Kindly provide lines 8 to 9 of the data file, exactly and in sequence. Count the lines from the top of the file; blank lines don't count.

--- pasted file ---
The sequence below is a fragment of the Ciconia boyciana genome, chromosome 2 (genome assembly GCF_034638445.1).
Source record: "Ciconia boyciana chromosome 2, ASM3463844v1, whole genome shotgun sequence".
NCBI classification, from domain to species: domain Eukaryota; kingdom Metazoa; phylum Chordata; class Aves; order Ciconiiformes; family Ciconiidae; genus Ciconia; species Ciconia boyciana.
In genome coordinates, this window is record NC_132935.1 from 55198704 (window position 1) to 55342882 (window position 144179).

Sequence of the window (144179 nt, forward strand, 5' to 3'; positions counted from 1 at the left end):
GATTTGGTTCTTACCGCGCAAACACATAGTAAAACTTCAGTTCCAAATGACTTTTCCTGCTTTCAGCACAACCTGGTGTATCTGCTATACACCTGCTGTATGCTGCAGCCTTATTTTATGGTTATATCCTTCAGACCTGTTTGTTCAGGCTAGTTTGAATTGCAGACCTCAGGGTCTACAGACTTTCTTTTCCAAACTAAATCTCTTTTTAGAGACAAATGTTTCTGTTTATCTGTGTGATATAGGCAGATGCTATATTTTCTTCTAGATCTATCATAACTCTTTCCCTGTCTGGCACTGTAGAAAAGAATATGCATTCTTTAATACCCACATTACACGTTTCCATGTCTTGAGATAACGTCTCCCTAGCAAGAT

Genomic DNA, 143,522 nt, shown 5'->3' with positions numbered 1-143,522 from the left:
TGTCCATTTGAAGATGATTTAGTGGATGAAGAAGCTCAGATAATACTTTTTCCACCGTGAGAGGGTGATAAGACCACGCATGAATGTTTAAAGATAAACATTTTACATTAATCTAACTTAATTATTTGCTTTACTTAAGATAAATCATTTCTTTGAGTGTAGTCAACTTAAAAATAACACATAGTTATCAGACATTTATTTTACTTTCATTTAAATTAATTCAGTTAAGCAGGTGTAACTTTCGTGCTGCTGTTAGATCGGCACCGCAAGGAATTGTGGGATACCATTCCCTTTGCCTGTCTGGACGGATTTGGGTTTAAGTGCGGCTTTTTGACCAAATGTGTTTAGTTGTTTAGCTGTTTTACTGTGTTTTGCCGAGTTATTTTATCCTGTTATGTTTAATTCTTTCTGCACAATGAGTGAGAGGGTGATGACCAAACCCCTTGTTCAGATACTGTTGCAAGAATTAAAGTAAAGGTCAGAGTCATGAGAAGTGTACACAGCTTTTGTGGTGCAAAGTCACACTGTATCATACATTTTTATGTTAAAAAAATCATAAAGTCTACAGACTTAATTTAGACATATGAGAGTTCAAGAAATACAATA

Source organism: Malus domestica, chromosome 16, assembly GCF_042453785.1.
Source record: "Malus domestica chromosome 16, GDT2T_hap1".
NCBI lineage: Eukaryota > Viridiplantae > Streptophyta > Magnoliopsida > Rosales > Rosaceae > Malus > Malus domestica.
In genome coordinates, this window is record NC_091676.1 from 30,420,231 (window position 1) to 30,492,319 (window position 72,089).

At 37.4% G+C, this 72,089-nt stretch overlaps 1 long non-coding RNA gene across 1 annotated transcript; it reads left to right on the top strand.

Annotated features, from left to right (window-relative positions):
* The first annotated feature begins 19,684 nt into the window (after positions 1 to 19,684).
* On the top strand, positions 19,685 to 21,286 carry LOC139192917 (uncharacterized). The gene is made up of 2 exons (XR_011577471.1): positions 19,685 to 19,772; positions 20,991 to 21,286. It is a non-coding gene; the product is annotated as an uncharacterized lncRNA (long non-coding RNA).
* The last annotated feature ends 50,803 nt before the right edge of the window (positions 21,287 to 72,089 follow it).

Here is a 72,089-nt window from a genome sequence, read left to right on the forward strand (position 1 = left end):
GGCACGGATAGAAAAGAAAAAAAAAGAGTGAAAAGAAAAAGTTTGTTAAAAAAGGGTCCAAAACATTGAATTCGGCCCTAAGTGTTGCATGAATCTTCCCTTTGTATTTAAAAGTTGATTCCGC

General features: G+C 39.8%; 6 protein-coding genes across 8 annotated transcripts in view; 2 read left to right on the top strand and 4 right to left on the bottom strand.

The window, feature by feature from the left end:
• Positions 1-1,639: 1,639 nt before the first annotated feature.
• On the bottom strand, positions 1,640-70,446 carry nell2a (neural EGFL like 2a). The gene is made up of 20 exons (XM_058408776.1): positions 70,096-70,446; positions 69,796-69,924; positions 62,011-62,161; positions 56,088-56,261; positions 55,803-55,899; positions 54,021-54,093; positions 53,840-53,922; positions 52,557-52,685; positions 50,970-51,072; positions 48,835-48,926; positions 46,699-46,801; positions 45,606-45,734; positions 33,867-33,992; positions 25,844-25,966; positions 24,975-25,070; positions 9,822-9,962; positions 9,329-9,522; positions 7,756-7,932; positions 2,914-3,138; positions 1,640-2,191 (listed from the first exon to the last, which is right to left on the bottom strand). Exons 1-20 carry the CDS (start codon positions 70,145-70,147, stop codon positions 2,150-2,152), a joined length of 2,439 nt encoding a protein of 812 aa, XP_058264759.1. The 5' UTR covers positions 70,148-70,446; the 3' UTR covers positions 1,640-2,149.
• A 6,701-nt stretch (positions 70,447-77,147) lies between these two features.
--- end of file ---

TGTCCATTTGAAGATGATTTAGTGGATGAAGAAGCTCAGATAATACTTTTTCCACCGTGAGAGGGTGATAAGACCACGCATGAATGTTTAAAGATAAACATTTTACATTAATCTAACTTAATTATTTGCTTTACTTAAGATAAATCATTTCTTTGAGTGTAGTCAACTTAAAAATAACACATAGTTATCAGACATTTATTTTACTTTCATTTAAATTAATTCAGTTAAGCAGGTGTAACTTTCGTGCTGCTGTTAGATCGGCACCGCAAGGAATTGTGGGATACCATTCCCTTTGCCTGTCTGGACGGATTTGGGTTTAAGTGCGGCTTTTTGACCAAATGTGTTTAGTTGTTTAGCTGTTTTACTGTGTTTTGCCGAGTTATTTTATCCTGTTATGTTTAATTCTTTCTGCACAATGAGTGAGAGGGTGATGACCAAACCCCTTGTTCAGATACTGTTGCAAGAATTAAAGTAAAGGTCAGAGTCATGAGAAGTGTACACAGCTTTTGTGGTGCAAAGTCACACTGTATCATACATTTTTATGTTAAAAAAATCATAAAGTCTACAGACTTAATTTAGACATATGAGAGTTCAAGAAATACAATA

Source organism: Malus domestica, chromosome 16, assembly GCF_042453785.1.